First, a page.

12 March 2007


Good intentions combined with other issues again. This time, I really am back for good. Really. This is just a little catch-up, then I'll post the other stuff I've been working on offline.
  • There has been a lot of action in and around recorded music in the last couple of weeks. Distribution seems to be at the heart of it. Payola isn't dead; it's just settling in. (So long as "hit" is defined by "how often it's played on a station that nobody really cares about because those who are going to buy a copy of the song already own it," payola isn't going away.) The recording companies continue their whinging and short-sightedness, particularly given their dubious accounting practices.
  • In contrast to the recorded music industry, there's the problem with authorship of the underlying works. The Hatto situation just reflects, as much as anything else, the whole ego-gratification issue — made worse, in this instance, by the artist's apparent uninvolvement (so far as appears to be known at the moment, it was the husband's doing). Things don't get any better when considering the "authorship" of old live recordings. And throwing in the multiple layers of authorship in popular music just makes things even more interesting; at least, they're interesting when considering the Napsterization of online sheet music as a possibility.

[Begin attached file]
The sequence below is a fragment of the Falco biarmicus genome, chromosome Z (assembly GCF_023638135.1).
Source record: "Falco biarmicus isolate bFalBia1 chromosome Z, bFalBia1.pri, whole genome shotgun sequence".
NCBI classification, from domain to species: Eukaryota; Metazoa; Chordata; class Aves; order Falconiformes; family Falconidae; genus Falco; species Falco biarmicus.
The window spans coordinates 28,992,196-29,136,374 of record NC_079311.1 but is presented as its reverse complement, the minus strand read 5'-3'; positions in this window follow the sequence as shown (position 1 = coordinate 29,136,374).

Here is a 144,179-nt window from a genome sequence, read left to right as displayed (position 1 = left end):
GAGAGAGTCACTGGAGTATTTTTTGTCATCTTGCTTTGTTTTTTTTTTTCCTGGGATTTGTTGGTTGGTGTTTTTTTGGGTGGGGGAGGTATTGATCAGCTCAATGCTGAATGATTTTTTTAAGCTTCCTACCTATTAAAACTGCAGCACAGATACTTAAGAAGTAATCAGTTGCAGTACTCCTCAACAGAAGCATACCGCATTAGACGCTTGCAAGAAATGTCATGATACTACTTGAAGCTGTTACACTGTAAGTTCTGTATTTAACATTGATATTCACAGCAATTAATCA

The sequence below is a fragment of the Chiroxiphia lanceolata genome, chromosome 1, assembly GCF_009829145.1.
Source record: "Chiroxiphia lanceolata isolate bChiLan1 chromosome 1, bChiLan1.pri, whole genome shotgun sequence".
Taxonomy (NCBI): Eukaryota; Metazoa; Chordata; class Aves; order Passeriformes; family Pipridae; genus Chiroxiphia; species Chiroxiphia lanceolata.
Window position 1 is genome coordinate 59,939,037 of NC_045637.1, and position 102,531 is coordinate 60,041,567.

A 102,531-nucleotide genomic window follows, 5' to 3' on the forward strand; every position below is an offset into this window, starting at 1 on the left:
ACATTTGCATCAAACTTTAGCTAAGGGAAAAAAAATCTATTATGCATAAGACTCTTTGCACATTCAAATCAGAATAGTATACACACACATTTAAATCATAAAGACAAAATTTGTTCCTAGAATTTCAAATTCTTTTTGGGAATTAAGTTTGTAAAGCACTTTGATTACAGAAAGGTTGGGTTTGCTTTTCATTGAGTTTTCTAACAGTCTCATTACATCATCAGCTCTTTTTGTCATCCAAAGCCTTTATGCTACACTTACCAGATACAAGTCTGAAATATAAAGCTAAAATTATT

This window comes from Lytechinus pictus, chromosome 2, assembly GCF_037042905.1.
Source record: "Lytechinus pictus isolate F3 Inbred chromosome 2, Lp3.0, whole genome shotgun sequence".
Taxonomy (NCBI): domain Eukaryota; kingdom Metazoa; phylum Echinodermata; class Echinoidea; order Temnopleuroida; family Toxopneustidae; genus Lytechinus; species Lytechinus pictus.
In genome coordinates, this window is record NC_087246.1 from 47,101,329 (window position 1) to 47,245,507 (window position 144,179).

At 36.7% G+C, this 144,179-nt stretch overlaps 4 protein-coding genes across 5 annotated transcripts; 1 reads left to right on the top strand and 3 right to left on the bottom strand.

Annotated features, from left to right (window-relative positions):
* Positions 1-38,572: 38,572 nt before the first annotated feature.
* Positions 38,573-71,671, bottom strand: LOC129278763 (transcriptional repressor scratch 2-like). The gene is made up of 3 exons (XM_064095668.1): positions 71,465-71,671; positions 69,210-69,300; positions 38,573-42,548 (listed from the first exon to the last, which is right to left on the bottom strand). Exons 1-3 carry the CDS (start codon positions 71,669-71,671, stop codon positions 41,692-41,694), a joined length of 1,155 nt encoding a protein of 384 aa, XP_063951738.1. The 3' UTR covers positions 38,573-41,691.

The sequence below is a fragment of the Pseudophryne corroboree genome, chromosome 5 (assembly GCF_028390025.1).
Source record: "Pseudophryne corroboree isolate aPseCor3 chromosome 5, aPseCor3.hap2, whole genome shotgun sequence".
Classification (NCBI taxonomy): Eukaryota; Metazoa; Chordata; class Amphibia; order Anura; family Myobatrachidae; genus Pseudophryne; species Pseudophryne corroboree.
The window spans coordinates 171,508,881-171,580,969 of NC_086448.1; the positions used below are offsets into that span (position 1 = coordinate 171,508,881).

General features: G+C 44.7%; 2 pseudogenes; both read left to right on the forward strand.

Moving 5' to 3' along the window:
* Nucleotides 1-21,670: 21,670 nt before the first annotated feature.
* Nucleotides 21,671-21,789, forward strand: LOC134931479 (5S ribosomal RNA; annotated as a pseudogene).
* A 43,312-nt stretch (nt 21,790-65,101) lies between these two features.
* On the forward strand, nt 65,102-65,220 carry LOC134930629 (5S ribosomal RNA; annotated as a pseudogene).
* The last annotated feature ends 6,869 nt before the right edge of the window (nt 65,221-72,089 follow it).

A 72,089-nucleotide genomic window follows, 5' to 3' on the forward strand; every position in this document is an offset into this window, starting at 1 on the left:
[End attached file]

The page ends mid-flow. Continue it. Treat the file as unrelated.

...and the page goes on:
• In then end, publishing is a business. (Its nature is, of course, another question entirely.) I have some sympathy for textbook publishers, having been involved in the production of more than one textbook in my time. I have little sympathy for textbook pricing, though, or for the inexcusably short lifecycles for textbooks outside of law and life sciences. Contrast that with the distribution of compensation for (UK) authors.
  • Then there's the question of "authority" in the first place. Not just "who is the author," but who should be trusted as an "author". The current administration's trip down Yellowcake Road seems to have been inspired by the Scarecrow's directions, which certainly doesn't help things elsewhere. When one (justifiably) distrusts the ones we've elected to be in authority, that distrust overflows into everything else.